If, however, you are just browsing and you stumble across an error like this, it is safest if you browse away from the site in question, without accepting the certificate. You might be fine, but it may also be an indication that someone is trying to intercept your browsing, or is trying to trick you into visiting a fraudulent copy of a site.
In addition to a username and a password, some sites will let you also set an additional authentication factor, such as a time-limited code or a small hardware device, which you have to enter before you can log in. This is very common for banks, and is increasingly common for other service providers.
It would not stop a rogue site from getting your username and password but it should make it harder, if not impossible, for them to log in pretending to be you, as they would not have the ability to generate that unique time-sensitive code or possess the right hardware.
More information on two-factor authentication.
There’s a strong chance that your browser offers a “private browsing” mode.
This was commonly discussed as a mode which you were supposed to use when buying a present for a loved one, so that they would not find traces of your secretive gift habits if they happened to use your computer. In reality, it’s pretty much universally known as “porn mode”, for much the same reason.
If you do not want your browser to retain a record of what sites you have visited, private browsing mode is reasonable way of doing this — it saves you having to clear your history, cookies, cache etc manually.
Private browsing does not stop:
So it can be a useful tool if you do not want your computer to retain information about your browsing, but be aware that it does not hide your browsing from your Internet provider.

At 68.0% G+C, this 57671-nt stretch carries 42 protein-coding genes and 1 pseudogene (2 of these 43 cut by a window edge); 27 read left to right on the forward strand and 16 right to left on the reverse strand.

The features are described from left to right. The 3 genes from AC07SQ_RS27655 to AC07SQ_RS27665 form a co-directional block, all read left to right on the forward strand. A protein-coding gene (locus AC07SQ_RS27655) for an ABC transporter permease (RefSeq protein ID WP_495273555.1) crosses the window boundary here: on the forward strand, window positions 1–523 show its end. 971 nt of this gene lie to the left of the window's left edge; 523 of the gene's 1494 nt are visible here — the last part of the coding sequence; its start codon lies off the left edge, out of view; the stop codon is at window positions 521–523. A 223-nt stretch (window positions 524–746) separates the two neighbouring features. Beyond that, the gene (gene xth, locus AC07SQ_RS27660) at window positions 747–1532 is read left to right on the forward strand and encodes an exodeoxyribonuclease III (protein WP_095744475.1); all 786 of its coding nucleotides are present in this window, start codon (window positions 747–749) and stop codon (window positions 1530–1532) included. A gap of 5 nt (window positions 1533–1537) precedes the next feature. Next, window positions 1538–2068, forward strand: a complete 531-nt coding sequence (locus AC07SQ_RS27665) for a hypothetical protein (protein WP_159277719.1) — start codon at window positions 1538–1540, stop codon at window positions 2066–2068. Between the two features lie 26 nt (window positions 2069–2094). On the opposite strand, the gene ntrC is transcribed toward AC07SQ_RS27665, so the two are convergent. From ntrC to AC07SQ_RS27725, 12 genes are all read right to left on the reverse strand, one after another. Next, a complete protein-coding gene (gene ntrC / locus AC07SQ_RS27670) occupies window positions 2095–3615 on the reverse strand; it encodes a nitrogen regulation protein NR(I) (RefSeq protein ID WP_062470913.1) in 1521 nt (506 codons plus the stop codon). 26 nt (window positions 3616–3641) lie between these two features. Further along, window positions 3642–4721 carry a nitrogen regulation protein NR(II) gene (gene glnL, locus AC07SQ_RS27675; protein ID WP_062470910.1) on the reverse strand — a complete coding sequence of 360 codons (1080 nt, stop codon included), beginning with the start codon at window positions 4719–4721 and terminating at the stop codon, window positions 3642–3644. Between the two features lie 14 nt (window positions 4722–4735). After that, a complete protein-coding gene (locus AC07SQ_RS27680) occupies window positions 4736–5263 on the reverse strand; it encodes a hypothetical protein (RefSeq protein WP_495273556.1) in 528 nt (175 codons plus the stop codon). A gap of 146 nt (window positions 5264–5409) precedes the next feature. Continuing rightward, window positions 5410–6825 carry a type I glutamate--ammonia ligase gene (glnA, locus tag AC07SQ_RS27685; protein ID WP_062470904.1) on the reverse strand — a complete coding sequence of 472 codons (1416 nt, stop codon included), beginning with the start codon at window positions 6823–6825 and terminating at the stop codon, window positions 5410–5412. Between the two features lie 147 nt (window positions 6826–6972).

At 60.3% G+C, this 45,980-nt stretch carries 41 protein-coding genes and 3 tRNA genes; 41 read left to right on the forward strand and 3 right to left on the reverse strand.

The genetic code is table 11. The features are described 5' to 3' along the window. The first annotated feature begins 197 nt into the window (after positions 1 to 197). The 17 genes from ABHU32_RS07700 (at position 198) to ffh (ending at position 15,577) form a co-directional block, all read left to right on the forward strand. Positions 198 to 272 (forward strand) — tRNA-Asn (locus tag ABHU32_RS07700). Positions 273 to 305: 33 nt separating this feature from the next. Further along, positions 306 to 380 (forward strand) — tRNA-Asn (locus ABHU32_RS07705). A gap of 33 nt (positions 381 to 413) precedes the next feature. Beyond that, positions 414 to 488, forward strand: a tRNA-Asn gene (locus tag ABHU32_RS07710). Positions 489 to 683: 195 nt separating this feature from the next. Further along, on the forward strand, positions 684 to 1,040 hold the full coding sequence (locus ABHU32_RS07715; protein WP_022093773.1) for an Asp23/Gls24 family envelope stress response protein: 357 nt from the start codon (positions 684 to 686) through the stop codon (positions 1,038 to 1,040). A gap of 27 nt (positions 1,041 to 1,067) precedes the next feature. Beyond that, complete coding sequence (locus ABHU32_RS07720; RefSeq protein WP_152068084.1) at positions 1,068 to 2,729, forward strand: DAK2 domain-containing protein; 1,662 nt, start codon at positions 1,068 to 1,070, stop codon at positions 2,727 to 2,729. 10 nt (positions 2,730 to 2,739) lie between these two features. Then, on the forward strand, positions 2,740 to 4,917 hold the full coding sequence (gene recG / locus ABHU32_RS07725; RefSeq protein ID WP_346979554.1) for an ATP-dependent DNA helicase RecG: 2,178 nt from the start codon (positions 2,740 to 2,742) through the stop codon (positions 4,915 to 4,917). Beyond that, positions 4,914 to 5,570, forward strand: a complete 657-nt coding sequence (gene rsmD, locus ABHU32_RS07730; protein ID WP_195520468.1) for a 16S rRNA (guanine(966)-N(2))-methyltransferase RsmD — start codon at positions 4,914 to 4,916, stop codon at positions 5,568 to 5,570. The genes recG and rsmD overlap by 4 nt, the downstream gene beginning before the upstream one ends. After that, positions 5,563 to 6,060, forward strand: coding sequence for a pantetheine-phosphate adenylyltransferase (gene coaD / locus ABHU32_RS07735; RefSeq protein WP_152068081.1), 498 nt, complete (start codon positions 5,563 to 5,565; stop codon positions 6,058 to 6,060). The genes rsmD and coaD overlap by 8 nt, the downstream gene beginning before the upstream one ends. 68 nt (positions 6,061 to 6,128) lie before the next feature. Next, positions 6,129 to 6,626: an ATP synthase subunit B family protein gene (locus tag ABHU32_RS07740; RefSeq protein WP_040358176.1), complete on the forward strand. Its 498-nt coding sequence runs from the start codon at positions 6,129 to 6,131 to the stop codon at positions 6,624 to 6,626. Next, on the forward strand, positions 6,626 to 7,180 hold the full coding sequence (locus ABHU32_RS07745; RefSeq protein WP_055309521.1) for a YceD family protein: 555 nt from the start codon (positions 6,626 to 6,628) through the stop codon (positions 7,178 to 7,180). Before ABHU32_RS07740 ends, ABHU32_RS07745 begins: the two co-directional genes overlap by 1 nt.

Many websites, and other third parties, will use different techniques to try and track you. This is mostly for the purpose of trying to learn more about you, in an attempt to show you what they think are relevant adverts.
Blocking adverts and trackers can cut down on this spying, and may also have the beneficial side effect of making web pages load faster.
There are various techniques for blocking these things:
Sites may store information on your computer, in the form of small text files known as cookies. They may also use other techniques, such as running bits of code in your browser.
You can delete these (or refuse to receive them in the first place) through your browser settings.
Blocking all cookies might make some sites work poorly — if a cookie is used for keeping your login session active, for example, or maintaining the content of your shopping basket before you check out, disabling cookies could result in a poor user experience or failed transactions.
Blocking third party cookies, or enabling the option to prevent cross-site tracking, is unlikely to pose any usability problems, while increasing your privacy.
For example, in Safari on macOS, it is in Settings / Privacy, and it looks like this:
Even without cookies, it may still be possible for a website to single you out, using a combination of IP address and browser-specific information.
You can see how unique you are using the EFF’s “panopticlick” tool.